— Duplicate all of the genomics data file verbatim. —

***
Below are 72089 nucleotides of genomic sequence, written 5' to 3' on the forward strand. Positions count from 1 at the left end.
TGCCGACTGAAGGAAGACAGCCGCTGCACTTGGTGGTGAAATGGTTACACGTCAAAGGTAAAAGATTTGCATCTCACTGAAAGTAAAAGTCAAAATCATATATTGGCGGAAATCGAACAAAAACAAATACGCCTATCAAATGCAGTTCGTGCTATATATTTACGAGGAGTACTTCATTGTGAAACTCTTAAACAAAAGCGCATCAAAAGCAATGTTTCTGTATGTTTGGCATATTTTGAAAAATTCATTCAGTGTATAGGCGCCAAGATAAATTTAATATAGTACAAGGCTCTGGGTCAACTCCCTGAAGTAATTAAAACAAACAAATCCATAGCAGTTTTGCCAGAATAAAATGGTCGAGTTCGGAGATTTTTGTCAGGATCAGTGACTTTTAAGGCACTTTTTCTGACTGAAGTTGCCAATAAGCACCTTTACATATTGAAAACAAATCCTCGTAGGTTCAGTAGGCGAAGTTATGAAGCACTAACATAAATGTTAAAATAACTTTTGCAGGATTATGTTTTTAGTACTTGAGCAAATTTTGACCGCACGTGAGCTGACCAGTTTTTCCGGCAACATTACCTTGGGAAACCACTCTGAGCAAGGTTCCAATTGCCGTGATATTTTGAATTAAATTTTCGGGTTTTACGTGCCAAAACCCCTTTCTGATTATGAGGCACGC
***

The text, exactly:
Below are 72089 nucleotides of genomic sequence, written 5' to 3' on the forward strand. Positions count from 1 at the left end.
TGCCGACTGAAGGAAGACAGCCGCTGCACTTGGTGGTGAAATGGTTACACGTCAAAGGTAAAAGATTTGCATCTCACTGAAAGTAAAAGTCAAAATCATATATTGGCGGAAATCGAACAAAAACAAATACGCCTATCAAATGCAGTTCGTGCTATATATTTACGAGGAGTACTTCATTGTGAAACTCTTAAACAAAAGCGCATCAAAAGCAATGTTTCTGTATGTTTGGCATATTTTGAAAAATTCATTCAGTGTATAGGCGCCAAGATAAATTTAATATAGTACAAGGCTCTGGGTCAACTCCCTGAAGTAATTAAAACAAACAAATCCATAGCAGTTTTGCCAGAATAAAATGGTCGAGTTCGGAGATTTTTGTCAGGATCAGTGACTTTTAAGGCACTTTTTCTGACTGAAGTTGCCAATAAGCACCTTTACATATTGAAAACAAATCCTCGTAGGTTCAGTAGGCGAAGTTATGAAGCACTAACATAAATGTTAAAATAACTTTTGCAGGATTATGTTTTTAGTACTTGAGCAAATTTTGACCGCACGTGAGCTGACCAGTTTTTCCGGCAACATTACCTTGGGAAACCACTCTGAGCAAGGTTCCAATTGCCGTGATATTTTGAATTAAATTTTCGGGTTTTACGTGCCAAAACCCCTTTCTGATTATGAGGCACGC